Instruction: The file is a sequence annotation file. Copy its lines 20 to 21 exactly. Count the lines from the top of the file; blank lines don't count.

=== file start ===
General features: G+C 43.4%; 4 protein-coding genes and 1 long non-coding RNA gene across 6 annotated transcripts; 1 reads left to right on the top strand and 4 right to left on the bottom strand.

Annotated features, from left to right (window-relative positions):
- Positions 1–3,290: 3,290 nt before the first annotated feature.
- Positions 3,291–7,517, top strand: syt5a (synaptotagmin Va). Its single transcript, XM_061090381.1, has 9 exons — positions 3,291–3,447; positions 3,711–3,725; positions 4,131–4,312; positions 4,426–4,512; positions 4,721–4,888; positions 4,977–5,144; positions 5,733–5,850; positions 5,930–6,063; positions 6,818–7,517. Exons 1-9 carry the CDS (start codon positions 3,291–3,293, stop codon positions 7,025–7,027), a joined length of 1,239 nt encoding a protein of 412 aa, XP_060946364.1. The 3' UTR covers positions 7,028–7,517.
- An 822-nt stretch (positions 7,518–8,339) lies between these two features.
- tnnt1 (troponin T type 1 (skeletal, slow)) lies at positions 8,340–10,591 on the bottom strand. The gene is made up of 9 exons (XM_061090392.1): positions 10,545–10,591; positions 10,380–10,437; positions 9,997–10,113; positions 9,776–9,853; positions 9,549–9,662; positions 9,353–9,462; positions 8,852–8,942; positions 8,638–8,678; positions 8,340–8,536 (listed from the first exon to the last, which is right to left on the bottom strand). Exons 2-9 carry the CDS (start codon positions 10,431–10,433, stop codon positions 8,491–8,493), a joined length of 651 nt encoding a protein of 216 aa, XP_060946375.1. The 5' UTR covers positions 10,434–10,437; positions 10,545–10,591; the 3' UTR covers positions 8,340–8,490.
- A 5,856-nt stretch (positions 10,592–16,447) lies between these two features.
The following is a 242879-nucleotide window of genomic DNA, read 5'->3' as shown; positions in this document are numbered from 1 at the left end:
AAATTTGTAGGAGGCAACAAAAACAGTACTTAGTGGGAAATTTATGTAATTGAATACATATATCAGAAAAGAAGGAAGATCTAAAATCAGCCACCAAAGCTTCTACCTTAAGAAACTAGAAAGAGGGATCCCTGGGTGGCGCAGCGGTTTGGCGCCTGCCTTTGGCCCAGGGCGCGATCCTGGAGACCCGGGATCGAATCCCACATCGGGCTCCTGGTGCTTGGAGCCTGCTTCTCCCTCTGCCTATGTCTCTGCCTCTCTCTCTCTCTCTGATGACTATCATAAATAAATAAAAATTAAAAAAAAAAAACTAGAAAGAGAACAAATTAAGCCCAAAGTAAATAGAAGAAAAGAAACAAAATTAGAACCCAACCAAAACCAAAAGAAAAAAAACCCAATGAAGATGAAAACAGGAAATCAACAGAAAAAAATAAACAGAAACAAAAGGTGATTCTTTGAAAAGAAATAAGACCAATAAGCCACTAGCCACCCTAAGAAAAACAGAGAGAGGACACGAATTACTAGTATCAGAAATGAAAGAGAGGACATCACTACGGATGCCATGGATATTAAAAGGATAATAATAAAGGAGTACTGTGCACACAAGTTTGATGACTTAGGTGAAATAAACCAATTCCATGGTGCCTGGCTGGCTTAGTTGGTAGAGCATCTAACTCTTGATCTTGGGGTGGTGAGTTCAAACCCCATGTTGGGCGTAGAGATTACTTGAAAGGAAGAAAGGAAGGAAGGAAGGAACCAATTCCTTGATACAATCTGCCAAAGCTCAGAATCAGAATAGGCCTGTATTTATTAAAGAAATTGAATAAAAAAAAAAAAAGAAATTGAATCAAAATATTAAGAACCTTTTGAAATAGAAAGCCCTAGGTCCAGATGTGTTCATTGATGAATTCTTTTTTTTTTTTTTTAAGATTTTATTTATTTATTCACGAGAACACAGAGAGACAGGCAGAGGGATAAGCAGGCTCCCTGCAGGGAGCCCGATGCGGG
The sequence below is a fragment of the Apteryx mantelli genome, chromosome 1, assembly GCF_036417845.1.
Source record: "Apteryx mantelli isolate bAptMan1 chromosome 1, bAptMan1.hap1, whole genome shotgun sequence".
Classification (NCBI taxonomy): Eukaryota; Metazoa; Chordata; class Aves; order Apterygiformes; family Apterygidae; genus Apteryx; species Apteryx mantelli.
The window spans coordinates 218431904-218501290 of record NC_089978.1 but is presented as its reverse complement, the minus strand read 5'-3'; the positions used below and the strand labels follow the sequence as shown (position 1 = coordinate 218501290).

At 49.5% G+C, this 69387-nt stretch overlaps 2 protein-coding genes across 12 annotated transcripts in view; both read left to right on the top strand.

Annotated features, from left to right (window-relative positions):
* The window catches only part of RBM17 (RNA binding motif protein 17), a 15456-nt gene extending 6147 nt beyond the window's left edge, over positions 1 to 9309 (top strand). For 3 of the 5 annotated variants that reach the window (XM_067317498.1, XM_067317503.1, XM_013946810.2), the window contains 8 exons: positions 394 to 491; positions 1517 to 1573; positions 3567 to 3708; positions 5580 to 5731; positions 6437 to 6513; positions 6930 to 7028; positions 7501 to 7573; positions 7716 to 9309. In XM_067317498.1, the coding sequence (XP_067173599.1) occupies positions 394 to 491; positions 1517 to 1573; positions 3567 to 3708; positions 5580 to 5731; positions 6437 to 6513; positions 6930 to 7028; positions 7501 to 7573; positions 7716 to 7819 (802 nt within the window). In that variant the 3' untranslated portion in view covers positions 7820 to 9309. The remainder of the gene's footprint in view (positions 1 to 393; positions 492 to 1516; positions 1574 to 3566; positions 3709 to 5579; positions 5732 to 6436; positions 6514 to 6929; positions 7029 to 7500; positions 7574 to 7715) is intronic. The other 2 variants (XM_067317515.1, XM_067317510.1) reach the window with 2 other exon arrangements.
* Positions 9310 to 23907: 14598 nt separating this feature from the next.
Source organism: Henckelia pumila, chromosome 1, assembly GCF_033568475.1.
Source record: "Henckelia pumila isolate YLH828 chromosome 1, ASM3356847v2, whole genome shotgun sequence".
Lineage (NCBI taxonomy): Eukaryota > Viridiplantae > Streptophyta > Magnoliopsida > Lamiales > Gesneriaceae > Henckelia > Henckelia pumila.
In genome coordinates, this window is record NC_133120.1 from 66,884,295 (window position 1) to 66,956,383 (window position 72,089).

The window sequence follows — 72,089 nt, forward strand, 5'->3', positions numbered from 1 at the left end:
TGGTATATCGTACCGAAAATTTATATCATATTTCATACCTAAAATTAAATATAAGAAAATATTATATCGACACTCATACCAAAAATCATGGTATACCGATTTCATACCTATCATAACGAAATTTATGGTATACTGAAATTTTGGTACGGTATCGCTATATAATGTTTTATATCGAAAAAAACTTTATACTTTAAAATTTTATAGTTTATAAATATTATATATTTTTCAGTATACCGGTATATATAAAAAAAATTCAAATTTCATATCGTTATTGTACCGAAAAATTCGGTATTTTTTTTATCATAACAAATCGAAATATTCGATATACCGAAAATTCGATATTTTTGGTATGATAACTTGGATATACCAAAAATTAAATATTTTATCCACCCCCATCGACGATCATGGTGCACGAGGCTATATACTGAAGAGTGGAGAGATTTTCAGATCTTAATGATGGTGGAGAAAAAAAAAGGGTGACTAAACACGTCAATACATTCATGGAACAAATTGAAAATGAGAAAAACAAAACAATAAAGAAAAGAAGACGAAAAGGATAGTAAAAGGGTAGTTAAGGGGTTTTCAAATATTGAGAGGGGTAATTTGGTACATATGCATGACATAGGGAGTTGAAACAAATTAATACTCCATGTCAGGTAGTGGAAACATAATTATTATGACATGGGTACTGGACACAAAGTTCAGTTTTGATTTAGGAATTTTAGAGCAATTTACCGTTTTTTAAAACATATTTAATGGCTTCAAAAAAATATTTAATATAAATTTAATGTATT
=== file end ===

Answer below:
Lineage (NCBI taxonomy): Eukaryota > Viridiplantae > Streptophyta > Magnoliopsida > Lamiales > Gesneriaceae > Henckelia > Henckelia pumila.
In genome coordinates, this window is record NC_133120.1 from 66,884,295 (window position 1) to 66,956,383 (window position 72,089).